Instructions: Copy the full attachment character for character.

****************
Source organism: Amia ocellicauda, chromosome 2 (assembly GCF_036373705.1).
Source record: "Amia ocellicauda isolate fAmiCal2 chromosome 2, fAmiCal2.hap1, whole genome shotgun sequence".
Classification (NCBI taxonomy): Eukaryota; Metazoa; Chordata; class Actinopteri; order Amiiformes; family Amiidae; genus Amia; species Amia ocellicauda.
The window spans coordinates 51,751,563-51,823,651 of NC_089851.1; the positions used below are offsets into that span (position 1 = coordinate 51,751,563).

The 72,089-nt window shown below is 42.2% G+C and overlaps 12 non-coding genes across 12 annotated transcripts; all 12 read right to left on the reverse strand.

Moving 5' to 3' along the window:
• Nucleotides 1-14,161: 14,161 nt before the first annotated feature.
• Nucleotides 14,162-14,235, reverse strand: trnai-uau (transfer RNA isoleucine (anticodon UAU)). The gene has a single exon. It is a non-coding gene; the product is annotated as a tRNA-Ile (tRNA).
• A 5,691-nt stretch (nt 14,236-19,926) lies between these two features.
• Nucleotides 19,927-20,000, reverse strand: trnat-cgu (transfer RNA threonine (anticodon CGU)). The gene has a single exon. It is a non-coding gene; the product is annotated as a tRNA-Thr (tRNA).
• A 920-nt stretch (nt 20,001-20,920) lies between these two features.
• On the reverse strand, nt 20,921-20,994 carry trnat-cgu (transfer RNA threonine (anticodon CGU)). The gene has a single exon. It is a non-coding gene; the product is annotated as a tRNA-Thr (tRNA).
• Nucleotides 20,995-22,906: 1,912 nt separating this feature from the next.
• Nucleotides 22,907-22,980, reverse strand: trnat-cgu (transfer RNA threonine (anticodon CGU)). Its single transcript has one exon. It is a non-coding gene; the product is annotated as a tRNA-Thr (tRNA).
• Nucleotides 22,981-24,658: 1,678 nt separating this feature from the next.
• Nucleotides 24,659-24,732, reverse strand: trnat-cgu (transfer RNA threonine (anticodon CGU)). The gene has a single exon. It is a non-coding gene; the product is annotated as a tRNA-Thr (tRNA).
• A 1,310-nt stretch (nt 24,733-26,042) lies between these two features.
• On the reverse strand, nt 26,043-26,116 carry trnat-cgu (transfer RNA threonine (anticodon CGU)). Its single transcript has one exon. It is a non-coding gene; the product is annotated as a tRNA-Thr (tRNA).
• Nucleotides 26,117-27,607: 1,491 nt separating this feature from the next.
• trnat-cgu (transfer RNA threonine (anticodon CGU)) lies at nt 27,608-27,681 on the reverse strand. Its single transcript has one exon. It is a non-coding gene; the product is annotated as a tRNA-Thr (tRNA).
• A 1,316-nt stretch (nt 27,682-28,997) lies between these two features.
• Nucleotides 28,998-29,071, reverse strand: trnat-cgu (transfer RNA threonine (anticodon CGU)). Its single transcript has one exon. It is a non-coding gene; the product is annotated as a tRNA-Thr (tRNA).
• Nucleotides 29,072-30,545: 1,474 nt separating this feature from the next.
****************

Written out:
Source organism: Amia ocellicauda, chromosome 2 (assembly GCF_036373705.1).
Source record: "Amia ocellicauda isolate fAmiCal2 chromosome 2, fAmiCal2.hap1, whole genome shotgun sequence".
Classification (NCBI taxonomy): Eukaryota; Metazoa; Chordata; class Actinopteri; order Amiiformes; family Amiidae; genus Amia; species Amia ocellicauda.
The window spans coordinates 51,751,563-51,823,651 of NC_089851.1; the positions used below are offsets into that span (position 1 = coordinate 51,751,563).

The 72,089-nt window shown below is 42.2% G+C and overlaps 12 non-coding genes across 12 annotated transcripts; all 12 read right to left on the reverse strand.

Moving 5' to 3' along the window:
• Nucleotides 1-14,161: 14,161 nt before the first annotated feature.
• Nucleotides 14,162-14,235, reverse strand: trnai-uau (transfer RNA isoleucine (anticodon UAU)). The gene has a single exon. It is a non-coding gene; the product is annotated as a tRNA-Ile (tRNA).
• A 5,691-nt stretch (nt 14,236-19,926) lies between these two features.
• Nucleotides 19,927-20,000, reverse strand: trnat-cgu (transfer RNA threonine (anticodon CGU)). The gene has a single exon. It is a non-coding gene; the product is annotated as a tRNA-Thr (tRNA).
• A 920-nt stretch (nt 20,001-20,920) lies between these two features.
• On the reverse strand, nt 20,921-20,994 carry trnat-cgu (transfer RNA threonine (anticodon CGU)). The gene has a single exon. It is a non-coding gene; the product is annotated as a tRNA-Thr (tRNA).
• Nucleotides 20,995-22,906: 1,912 nt separating this feature from the next.
• Nucleotides 22,907-22,980, reverse strand: trnat-cgu (transfer RNA threonine (anticodon CGU)). Its single transcript has one exon. It is a non-coding gene; the product is annotated as a tRNA-Thr (tRNA).
• Nucleotides 22,981-24,658: 1,678 nt separating this feature from the next.
• Nucleotides 24,659-24,732, reverse strand: trnat-cgu (transfer RNA threonine (anticodon CGU)). The gene has a single exon. It is a non-coding gene; the product is annotated as a tRNA-Thr (tRNA).
• A 1,310-nt stretch (nt 24,733-26,042) lies between these two features.
• On the reverse strand, nt 26,043-26,116 carry trnat-cgu (transfer RNA threonine (anticodon CGU)). Its single transcript has one exon. It is a non-coding gene; the product is annotated as a tRNA-Thr (tRNA).
• Nucleotides 26,117-27,607: 1,491 nt separating this feature from the next.
• trnat-cgu (transfer RNA threonine (anticodon CGU)) lies at nt 27,608-27,681 on the reverse strand. Its single transcript has one exon. It is a non-coding gene; the product is annotated as a tRNA-Thr (tRNA).
• A 1,316-nt stretch (nt 27,682-28,997) lies between these two features.
• Nucleotides 28,998-29,071, reverse strand: trnat-cgu (transfer RNA threonine (anticodon CGU)). Its single transcript has one exon. It is a non-coding gene; the product is annotated as a tRNA-Thr (tRNA).
• Nucleotides 29,072-30,545: 1,474 nt separating this feature from the next.